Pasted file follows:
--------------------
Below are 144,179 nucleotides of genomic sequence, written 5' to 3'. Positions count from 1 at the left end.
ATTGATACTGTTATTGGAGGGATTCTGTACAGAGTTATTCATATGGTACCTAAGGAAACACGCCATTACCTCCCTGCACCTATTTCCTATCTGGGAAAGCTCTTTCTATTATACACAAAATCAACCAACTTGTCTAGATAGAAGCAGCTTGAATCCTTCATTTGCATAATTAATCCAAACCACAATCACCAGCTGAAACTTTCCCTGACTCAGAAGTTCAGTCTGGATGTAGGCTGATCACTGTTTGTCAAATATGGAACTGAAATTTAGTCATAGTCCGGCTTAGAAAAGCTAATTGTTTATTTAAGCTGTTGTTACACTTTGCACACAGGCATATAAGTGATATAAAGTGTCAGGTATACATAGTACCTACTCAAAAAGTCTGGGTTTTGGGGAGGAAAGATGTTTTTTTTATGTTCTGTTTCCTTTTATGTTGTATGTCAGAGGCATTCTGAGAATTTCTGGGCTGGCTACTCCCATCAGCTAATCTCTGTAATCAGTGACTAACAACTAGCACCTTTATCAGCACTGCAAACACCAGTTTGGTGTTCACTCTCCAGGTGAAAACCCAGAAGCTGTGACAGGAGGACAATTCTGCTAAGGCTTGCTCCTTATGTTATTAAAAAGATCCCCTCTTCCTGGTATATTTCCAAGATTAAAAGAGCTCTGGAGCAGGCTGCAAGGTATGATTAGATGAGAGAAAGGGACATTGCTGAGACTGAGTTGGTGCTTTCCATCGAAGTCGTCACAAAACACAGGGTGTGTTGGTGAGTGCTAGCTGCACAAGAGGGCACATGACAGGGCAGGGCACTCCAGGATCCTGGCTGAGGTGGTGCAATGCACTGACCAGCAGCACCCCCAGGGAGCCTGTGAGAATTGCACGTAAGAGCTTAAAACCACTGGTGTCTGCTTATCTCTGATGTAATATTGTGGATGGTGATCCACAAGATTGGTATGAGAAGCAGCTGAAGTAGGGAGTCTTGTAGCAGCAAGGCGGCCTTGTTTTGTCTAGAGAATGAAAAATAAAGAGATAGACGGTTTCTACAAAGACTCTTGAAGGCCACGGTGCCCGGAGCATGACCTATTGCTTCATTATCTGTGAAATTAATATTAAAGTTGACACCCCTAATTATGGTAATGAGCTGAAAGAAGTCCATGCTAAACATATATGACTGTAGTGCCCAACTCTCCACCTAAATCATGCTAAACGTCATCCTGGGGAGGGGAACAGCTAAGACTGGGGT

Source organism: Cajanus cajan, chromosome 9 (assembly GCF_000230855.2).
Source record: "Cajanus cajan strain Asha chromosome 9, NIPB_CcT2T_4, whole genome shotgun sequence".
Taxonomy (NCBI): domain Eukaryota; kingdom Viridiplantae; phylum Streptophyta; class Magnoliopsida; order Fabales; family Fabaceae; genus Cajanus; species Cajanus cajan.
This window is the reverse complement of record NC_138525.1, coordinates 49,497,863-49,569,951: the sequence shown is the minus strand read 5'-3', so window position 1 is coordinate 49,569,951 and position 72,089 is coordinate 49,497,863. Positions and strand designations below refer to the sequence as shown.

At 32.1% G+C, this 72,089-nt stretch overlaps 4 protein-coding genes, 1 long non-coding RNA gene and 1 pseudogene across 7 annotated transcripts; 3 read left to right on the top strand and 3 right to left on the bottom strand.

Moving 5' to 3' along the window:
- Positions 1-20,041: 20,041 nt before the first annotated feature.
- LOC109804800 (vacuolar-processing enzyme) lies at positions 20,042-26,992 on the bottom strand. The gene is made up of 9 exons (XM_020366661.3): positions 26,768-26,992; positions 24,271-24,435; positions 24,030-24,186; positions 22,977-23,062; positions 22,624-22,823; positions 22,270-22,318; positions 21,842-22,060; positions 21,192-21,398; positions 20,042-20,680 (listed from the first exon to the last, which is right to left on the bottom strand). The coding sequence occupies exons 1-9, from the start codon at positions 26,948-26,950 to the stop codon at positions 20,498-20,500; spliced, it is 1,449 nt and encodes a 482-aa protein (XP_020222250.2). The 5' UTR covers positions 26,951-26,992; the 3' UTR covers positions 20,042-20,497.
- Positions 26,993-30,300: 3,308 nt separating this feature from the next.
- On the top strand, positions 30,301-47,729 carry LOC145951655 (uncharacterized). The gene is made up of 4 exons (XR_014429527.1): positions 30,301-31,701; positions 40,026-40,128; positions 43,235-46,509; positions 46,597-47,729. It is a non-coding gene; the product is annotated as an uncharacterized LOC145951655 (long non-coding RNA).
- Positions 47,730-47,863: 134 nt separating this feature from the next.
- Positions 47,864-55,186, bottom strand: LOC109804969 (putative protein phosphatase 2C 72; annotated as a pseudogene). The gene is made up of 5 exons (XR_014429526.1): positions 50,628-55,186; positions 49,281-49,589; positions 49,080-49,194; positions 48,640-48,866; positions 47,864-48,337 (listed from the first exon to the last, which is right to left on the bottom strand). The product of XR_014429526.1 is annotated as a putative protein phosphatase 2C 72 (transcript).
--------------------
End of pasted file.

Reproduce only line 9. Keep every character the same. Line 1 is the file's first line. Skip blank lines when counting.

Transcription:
- Positions 1-20,041: 20,041 nt before the first annotated feature.